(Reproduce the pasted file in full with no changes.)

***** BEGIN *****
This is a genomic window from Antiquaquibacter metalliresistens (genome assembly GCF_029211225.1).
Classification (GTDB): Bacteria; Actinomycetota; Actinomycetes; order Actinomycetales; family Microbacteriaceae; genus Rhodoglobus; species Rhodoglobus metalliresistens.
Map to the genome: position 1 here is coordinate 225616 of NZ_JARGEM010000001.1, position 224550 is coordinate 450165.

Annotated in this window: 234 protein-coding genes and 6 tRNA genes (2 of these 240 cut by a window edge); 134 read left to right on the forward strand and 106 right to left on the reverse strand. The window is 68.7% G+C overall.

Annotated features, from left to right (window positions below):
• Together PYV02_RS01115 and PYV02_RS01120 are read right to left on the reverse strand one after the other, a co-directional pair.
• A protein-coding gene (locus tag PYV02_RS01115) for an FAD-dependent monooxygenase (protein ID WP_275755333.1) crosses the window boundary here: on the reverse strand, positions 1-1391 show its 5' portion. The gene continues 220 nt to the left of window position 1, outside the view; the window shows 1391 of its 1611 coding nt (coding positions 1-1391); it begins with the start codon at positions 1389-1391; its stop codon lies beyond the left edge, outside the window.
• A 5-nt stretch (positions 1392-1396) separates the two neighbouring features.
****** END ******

This is a genomic window from Antiquaquibacter metalliresistens (genome assembly GCF_029211225.1).
Classification (GTDB): Bacteria; Actinomycetota; Actinomycetes; order Actinomycetales; family Microbacteriaceae; genus Rhodoglobus; species Rhodoglobus metalliresistens.
Map to the genome: position 1 here is coordinate 225616 of NZ_JARGEM010000001.1, position 224550 is coordinate 450165.

Annotated in this window: 234 protein-coding genes and 6 tRNA genes (2 of these 240 cut by a window edge); 134 read left to right on the forward strand and 106 right to left on the reverse strand. The window is 68.7% G+C overall.

Annotated features, from left to right (window positions below):
• Together PYV02_RS01115 and PYV02_RS01120 are read right to left on the reverse strand one after the other, a co-directional pair.
• A protein-coding gene (locus tag PYV02_RS01115) for an FAD-dependent monooxygenase (protein ID WP_275755333.1) crosses the window boundary here: on the reverse strand, positions 1-1391 show its 5' portion. The gene continues 220 nt to the left of window position 1, outside the view; the window shows 1391 of its 1611 coding nt (coding positions 1-1391); it begins with the start codon at positions 1389-1391; its stop codon lies beyond the left edge, outside the window.
• A 5-nt stretch (positions 1392-1396) separates the two neighbouring features.